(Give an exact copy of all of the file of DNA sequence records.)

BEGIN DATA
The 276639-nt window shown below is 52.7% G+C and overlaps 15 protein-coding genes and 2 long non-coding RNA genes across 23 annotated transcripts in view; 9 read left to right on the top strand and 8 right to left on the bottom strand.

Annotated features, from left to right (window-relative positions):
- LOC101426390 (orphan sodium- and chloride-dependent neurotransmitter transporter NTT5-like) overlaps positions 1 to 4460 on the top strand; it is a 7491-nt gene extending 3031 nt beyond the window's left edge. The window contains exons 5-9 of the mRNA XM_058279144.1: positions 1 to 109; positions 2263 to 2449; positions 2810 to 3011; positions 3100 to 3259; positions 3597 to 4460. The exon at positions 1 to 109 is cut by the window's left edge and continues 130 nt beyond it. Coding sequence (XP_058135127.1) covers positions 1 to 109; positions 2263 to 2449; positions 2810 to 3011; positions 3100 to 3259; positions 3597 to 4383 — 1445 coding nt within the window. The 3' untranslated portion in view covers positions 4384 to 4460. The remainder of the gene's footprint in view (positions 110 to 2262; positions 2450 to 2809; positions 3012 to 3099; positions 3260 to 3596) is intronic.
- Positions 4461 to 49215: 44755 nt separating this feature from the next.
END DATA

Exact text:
The 276639-nt window shown below is 52.7% G+C and overlaps 15 protein-coding genes and 2 long non-coding RNA genes across 23 annotated transcripts in view; 9 read left to right on the top strand and 8 right to left on the bottom strand.

Annotated features, from left to right (window-relative positions):
- LOC101426390 (orphan sodium- and chloride-dependent neurotransmitter transporter NTT5-like) overlaps positions 1 to 4460 on the top strand; it is a 7491-nt gene extending 3031 nt beyond the window's left edge. The window contains exons 5-9 of the mRNA XM_058279144.1: positions 1 to 109; positions 2263 to 2449; positions 2810 to 3011; positions 3100 to 3259; positions 3597 to 4460. The exon at positions 1 to 109 is cut by the window's left edge and continues 130 nt beyond it. Coding sequence (XP_058135127.1) covers positions 1 to 109; positions 2263 to 2449; positions 2810 to 3011; positions 3100 to 3259; positions 3597 to 4383 — 1445 coding nt within the window. The 3' untranslated portion in view covers positions 4384 to 4460. The remainder of the gene's footprint in view (positions 110 to 2262; positions 2450 to 2809; positions 3012 to 3099; positions 3260 to 3596) is intronic.
- Positions 4461 to 49215: 44755 nt separating this feature from the next.